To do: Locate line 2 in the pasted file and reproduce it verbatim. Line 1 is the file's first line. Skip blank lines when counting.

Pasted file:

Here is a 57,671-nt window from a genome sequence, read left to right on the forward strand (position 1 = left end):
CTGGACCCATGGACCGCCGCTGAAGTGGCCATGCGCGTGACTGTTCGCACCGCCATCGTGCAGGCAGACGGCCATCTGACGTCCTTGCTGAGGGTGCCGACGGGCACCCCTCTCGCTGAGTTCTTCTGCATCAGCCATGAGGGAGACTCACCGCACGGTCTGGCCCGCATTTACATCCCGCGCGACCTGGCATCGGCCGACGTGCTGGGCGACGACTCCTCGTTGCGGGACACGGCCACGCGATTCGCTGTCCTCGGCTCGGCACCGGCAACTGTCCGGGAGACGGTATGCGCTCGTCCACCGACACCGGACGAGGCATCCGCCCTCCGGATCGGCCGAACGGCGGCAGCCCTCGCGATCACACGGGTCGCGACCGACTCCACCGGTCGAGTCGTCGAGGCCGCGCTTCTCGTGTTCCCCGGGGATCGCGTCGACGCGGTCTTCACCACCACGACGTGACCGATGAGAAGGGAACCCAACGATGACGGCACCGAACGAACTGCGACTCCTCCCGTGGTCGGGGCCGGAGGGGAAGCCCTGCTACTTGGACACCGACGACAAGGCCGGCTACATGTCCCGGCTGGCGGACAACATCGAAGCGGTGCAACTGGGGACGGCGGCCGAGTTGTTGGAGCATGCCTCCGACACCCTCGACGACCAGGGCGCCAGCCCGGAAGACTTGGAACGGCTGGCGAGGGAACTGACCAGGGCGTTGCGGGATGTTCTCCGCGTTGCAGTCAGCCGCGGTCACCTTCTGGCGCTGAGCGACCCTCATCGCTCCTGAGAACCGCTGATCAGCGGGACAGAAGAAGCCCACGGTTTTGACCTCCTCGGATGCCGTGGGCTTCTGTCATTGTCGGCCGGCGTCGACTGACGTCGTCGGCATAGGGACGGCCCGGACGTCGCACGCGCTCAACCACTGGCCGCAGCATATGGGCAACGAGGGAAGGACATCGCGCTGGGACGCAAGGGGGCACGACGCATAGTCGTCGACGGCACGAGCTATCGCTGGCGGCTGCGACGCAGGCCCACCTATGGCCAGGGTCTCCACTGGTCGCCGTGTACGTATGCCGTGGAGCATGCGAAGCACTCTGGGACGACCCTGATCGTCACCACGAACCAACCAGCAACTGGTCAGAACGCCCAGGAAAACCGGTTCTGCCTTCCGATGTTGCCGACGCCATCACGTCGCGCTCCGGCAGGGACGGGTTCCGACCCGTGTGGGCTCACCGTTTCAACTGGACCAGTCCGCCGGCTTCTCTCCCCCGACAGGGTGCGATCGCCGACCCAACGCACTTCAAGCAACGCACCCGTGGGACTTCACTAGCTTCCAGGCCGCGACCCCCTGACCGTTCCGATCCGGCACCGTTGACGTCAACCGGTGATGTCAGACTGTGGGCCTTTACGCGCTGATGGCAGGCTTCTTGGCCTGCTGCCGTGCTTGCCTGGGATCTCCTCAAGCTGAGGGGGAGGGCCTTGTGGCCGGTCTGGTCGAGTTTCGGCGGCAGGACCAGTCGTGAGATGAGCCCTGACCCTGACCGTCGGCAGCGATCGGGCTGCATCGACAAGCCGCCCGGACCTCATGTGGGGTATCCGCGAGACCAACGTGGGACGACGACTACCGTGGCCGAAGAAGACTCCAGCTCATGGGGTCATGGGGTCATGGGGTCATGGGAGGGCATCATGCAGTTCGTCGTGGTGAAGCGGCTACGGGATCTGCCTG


CTGGACCCATGGACCGCCGCTGAAGTGGCCATGCGCGTGACTGTTCGCACCGCCATCGTGCAGGCAGACGGCCATCTGACGTCCTTGCTGAGGGTGCCGACGGGCACCCCTCTCGCTGAGTTCTTCTGCATCAGCCATGAGGGAGACTCACCGCACGGTCTGGCCCGCATTTACATCCCGCGCGACCTGGCATCGGCCGACGTGCTGGGCGACGACTCCTCGTTGCGGGACACGGCCACGCGATTCGCTGTCCTCGGCTCGGCACCGGCAACTGTCCGGGAGACGGTATGCGCTCGTCCACCGACACCGGACGAGGCATCCGCCCTCCGGATCGGCCGAACGGCGGCAGCCCTCGCGATCACACGGGTCGCGACCGACTCCACCGGTCGAGTCGTCGAGGCCGCGCTTCTCGTGTTCCCCGGGGATCGCGTCGACGCGGTCTTCACCACCACGACGTGACCGATGAGAAGGGAACCCAACGATGACGGCACCGAACGAACTGCGACTCCTCCCGTGGTCGGGGCCGGAGGGGAAGCCCTGCTACTTGGACACCGACGACAAGGCCGGCTACATGTCCCGGCTGGCGGACAACATCGAAGCGGTGCAACTGGGGACGGCGGCCGAGTTGTTGGAGCATGCCTCCGACACCCTCGACGACCAGGGCGCCAGCCCGGAAGACTTGGAACGGCTGGCGAGGGAACTGACCAGGGCGTTGCGGGATGTTCTCCGCGTTGCAGTCAGCCGCGGTCACCTTCTGGCGCTGAGCGACCCTCATCGCTCCTGAGAACCGCTGATCAGCGGGACAGAAGAAGCCCACGGTTTTGACCTCCTCGGATGCCGTGGGCTTCTGTCATTGTCGGCCGGCGTCGACTGACGTCGTCGGCATAGGGACGGCCCGGACGTCGCACGCGCTCAACCACTGGCCGCAGCATATGGGCAACGAGGGAAGGACATCGCGCTGGGACGCAAGGGGGCACGACGCATAGTCGTCGACGGCACGAGCTATCGCTGGCGGCTGCGACGCAGGCCCACCTATGGCCAGGGTCTCCACTGGTCGCCGTGTACGTATGCCGTGGAGCATGCGAAGCACTCTGGGACGACCCTGATCGTCACCACGAACCAACCAGCAACTGGTCAGAACGCCCAGGAAAACCGGTTCTGCCTTCCGATGTTGCCGACGCCATCACGTCGCGCTCCGGCAGGGACGGGTTCCGACCCGTGTGGGCTCACCGTTTCAACTGGACCAGTCCGCCGGCTTCTCTCCCCCGACAGGGTGCGATCGCCGACCCAACGCACTTCAAGCAACGCACCCGTGGGACTTCACTAGCTTCCAGGCCGCGACCCCCTGACCGTTCCGATCCGGCACCGTTGACGTCAACCGGTGATGTCAGACTGTGGGCCTTTACGCGCTGATGGCAGGCTTCTTGGCCTGCTGCCGTGCTTGCCTGGGATCTCCTCAAGCTGAGGGGGAGGGCCTTGTGGCCGGTCTGGTCGAGTTTCGGCGGCAGGACCAGTCGTGAGATGAGCCCTGACCCTGACCGTCGGCAGCGATCGGGCTGCATCGACAAGCCGCCCGGACCTCATGTGGGGTATCCGCGAGACCAACGTGGGACGACGACTACCGTGGCCGAAGAAGACTCCAGCTCATGGGGTCATGGGGTCATGGGGTCATGGGAGGGCATCATGCAGTTCGTCGTGGTGAAGCGGCTACGGGATCTGCCTG